Sharing a bed with your partner can be sweet and cozy. But if you’re not compatible bedmates, it’s more frustrating than anything else. Your sleep suffers and resentment toward your partner can build.
A simple change to the way we make our beds — inspired by a common Scandinavian practice — could be the key to a better night’s sleep. Many folks in countries like Sweden, Denmark and Norway and in other parts of Europe use a two-duvet system. So instead of sharing one big duvet, each partner has their own separate, smaller comforter.
“This is also known as ‘The Scandinavian method’ as it is standard procedure in the Scandinavian countries,” Li Åslund, a Swedish clinical psychologist and sleep expert at Sleep Cycle, told HuffPost. “In fact, it is much harder to find duvet covers for double-size duvets in this part of the world.”
“A large majority of households has never even reflected on the fact that people in other countries might find this practice surprising or even weird,” she added.
The Scandinavian method got some buzz recently when photographer and content creator Cecilia Blomdahl, who is originally from Sweden but lives on the Arctic island of Svalbard, posted about it on her TikTok. The video has since amassed more than 1.1 million views and almost 700 comments.
“Yes, we have two duvets here and I could never live with one,” Blomdahl says in the video as she makes her bed.
One of the main benefits of using two duvets? Temperature regulation. Each partner can adjust their side to suit their individual preferences, Åslund said. So if you run hot but your partner runs cold, you can choose a lightweight comforter and your partner can use a heavier one.
Another plus of the Scandinavian method: fewer sleep disturbances. That’s good news if you share a bed with someone who steals the covers.
“Each partner’s movements will be less disruptive to the other’s, reducing the number of unnecessary awakenings, including the ones people don’t remember but may decrease sleep quality,” Jade Wu — a behavioral sleep medicine specialist and sleep researcher at Duke University School of Medicine — told HuffPost.
Martin Seeley, CEO and sleep expert at MattressNextDay, says he recommends doubling up on duvets for just that reason.
“I would recommend it to anyone who shares a bed with someone and who lives in a cooler climate,” he told HuffPost. “If the duvet slips off or one person hogs it by accident, this can cause disturbance to your sleep and you may find you are waking up more often due to becoming cold in the night.”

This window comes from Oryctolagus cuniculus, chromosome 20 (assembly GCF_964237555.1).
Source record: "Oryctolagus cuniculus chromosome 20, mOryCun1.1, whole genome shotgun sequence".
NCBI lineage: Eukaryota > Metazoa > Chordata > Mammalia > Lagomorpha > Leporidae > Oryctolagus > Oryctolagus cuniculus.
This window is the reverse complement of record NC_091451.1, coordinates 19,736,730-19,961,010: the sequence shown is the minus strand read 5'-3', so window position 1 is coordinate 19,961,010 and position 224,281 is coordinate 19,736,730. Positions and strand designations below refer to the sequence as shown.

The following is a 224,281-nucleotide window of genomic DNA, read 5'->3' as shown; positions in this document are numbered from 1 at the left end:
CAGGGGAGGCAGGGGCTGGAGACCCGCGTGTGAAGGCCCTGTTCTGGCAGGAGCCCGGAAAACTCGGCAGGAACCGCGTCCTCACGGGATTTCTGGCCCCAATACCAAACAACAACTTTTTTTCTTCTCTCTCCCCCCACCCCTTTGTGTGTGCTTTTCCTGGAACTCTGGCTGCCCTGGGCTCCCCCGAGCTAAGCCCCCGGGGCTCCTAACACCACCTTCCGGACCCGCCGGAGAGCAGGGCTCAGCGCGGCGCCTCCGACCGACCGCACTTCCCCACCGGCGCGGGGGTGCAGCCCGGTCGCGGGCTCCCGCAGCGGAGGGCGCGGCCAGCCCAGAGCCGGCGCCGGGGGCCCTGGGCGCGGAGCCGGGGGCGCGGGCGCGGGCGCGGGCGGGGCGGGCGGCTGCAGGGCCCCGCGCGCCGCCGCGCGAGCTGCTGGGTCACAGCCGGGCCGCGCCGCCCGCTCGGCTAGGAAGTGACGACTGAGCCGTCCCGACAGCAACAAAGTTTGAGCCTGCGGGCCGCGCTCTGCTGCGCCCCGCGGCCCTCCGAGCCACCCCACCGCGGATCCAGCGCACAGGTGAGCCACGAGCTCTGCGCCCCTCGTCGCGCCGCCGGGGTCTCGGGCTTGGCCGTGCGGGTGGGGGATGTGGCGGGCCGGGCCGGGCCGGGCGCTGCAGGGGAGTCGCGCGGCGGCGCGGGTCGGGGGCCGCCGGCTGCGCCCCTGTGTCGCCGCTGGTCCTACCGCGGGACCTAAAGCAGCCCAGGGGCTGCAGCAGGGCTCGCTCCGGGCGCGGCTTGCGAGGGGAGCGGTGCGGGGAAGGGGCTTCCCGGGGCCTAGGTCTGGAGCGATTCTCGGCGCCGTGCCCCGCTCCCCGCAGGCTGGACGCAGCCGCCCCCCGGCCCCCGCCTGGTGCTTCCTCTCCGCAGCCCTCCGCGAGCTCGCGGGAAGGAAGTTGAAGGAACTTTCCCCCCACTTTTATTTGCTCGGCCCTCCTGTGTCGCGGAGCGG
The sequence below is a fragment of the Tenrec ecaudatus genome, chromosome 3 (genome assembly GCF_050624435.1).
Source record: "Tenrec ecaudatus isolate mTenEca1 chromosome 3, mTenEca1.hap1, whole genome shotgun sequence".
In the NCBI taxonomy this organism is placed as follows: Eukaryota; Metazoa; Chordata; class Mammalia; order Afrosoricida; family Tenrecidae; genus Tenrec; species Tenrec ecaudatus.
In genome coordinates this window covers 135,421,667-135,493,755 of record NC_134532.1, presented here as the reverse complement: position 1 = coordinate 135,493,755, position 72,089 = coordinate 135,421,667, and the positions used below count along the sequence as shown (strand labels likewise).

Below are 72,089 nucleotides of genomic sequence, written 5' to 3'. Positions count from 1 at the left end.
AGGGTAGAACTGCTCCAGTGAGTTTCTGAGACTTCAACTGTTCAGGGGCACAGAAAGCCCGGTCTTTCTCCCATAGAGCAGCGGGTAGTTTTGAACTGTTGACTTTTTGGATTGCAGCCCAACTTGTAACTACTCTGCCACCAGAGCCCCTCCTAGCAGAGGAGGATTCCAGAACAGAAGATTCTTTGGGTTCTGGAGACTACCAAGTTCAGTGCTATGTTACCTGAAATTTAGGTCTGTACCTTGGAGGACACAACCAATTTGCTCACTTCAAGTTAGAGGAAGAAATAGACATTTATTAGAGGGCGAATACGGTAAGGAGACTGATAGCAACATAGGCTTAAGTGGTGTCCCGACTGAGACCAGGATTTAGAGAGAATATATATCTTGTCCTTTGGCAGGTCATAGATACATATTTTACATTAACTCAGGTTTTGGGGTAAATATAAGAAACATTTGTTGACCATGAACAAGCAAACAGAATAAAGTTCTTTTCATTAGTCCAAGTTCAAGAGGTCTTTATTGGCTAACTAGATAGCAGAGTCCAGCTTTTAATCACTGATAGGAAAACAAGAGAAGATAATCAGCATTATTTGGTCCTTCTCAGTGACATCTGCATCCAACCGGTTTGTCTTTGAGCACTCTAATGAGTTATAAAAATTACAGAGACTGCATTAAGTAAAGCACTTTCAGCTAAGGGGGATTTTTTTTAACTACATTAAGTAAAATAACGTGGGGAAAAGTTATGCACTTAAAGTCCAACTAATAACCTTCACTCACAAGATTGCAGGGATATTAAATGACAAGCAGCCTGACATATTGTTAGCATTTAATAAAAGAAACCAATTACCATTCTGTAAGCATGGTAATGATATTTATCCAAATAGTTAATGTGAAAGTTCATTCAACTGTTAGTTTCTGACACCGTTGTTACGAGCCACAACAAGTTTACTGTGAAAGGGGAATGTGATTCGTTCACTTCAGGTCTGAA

Getting quality sleep is associated with a number of health benefits: improved immune system and cognitive function, better mood, and decreased stress and risk for chronic disease. It can also be a boon to your relationship.
“When we’re sleeping better, we are better at regulating emotions and making sound decisions — both very important for having a good relationship,” Wu said. “When we feel and function better, we have more emotional resources to devote to our partners. But when we are exhausted, foggy, or irritable, it’s easy to butt heads over little things or miscommunicate; it’s also harder for us to be attentive and supportive.”
There are a couple of potential drawbacks to the Scandinavian method. One concern is that two duvets don’t always have the cohesive, aesthetically pleasing look of one. With this approach, each duvet is typically folded in half length-wise, then you lay them next to each other (though you can also try laying them flat and overlapping them a bit).
To unify the look, you can put a bedspread over top of both (like Blomdahl did) or lay a throw across the bottom of the bed. Adding a long bolster pillow along with your other decorative pillows can also help bring it all together.
The individuality of the Scandinavian method could be a downside for some couples, Åslund said. They might find it less romantic or feel less connected not being under the same blanket at night.
“The Scandinavian countries are known for their pragmatic view on family life and their individuality, and the separate duvets can be considered a manifestation of these values,” she said. “For people in other countries, choosing personal comfort over physical closeness can feel uncomfortable and bringing up the subject in a relationship could be a potential source of conflict.”
At the end of the day, it’s up to you and your partner to find a system that works for you.
“Even though the practice entails many individual benefits when it comes to sleep quality, it’s worth noting that separate duvets might not be for all couples and it’s a matter of personal preference,” Åslund said.
If you’re interested in trying the method and are in the market for an additional cover, try one of these highly reviewed options below. The Scandinavian way is two twin-size comforters, but you can do two full-size ones if you prefer. sleep tight
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